Rep. Jenna Persons-Mulicka (R-78) was joined by members of Lee County’s state legislative delegation, county lawmakers and other local politicians on June 23 at Riverside Community Center in Fort Myers to announce planned water infrastructure projects that were funded in the latest legislative session, as well as other funding for Lee County to recover from Hurricane Ian.
At a press conference overlooking the Caloosahatchee River, Persons-Mulicka spoke of $125 million for water infrastructure projects in the Caloosahatchee and St. Lucie basins which she said would “help ease the cost of building modern wastewater and stormwater infrastructure to help prevent against local water quality challenges like red tide and harmful blue-green algae blooms.” She said the newly-passed state budget includes local infrastructure improvements for water quality, stormwater management, water treatment and septic-to-sewer conversion projects.
Persons-Mulicka, whose district covers Fort Myers, said the state budget recently signed by Gov. Ron DeSantis allocates funds for projects in Lee County from “hurricane recovery to infrastructure and resiliency to water quality and numerous community initiatives.” The state Legislature approved a $350 million funding package for hurricane recovery throughout the state.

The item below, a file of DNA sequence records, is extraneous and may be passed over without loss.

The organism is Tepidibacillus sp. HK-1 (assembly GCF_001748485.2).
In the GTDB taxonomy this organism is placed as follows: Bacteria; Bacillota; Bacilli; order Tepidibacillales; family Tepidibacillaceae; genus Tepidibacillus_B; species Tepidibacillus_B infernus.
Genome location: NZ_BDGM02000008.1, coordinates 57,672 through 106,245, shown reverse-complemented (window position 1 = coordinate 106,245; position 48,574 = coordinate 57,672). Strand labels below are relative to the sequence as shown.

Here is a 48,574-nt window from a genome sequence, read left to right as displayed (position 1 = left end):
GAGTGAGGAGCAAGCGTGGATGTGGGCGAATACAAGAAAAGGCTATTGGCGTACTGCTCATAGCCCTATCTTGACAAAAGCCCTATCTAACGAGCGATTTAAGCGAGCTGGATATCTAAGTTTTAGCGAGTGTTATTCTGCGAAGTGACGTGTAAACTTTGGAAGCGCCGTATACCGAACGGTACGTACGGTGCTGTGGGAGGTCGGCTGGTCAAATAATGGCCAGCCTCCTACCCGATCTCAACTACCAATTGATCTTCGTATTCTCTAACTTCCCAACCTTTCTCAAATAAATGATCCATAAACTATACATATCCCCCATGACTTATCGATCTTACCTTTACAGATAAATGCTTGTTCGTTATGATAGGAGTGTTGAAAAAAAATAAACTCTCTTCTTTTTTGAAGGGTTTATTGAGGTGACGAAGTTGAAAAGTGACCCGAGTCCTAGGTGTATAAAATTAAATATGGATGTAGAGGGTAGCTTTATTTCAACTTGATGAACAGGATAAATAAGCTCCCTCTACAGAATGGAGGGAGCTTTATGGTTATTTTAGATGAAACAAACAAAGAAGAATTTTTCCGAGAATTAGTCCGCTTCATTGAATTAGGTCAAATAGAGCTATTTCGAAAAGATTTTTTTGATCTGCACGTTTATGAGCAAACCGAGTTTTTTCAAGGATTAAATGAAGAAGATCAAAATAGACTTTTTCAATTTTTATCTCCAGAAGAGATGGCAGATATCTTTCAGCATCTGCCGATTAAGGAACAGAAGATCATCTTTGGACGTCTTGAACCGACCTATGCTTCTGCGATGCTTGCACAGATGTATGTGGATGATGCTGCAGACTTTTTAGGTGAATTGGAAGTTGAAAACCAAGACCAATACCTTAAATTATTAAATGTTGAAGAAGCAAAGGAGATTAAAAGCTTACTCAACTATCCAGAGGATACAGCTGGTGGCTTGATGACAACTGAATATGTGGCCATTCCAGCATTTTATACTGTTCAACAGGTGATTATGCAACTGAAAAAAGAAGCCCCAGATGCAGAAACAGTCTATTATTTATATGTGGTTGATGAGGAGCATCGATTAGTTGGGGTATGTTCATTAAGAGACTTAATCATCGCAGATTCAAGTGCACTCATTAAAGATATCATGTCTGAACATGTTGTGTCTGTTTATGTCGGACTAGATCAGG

Sen. Jonathan Martin (R-33) said the state budget includes more than $694 million for Everglades restoration projects, which will help Lee County’s estuaries and tourism. The funds include $58 million for restoration strategies, more than $356 million for the Comprehensive Everglades Restoration Plan, $64 million for the Everglades Agricultural Area Reservoir project, more than $96 million for protection for northern Everglades estuaries and $50 million for project components to reduce harmful discharges to estuaries.
Martin, whose district includes most of Lee County, said “this budget is a continuation of what we have seen with Gov. DeSantis. His focus on making sure that our environment is taken care of because our environment is important to every component of our lives here in Southwest Florida, to our personal lives to tourism, to development, most importantly to the quality of our lives.”
“We have to make sure the water coming out of Lake Okeechobee is good for our estuaries, good for our neighbors, good for our health and good for tourism,” he said.
Rep. Tiffany Esposito (R-77), whose district includes part of Fort Myers, Estero, Buckingham and Lehigh Acres, said “we have red tide simmering and blue-green algae showing up in local canals. The best way to minimize harmful algal blooms of all types is to stop feeding them. That’s how we will continue to repair our seagrass and our fisheries and that’s how we will continue to stop the health risks associated with exposure. With these state investments that we’ve seen this year, we can build resilient water infrastructure without leaving home and business owners to bear that cost. There are far too many people in this region with failing septic tanks and it’s creating a significant impact on our water quality as we know.”
She said local estuaries cannot handle the hurricane flooding the area witnessed during Ian.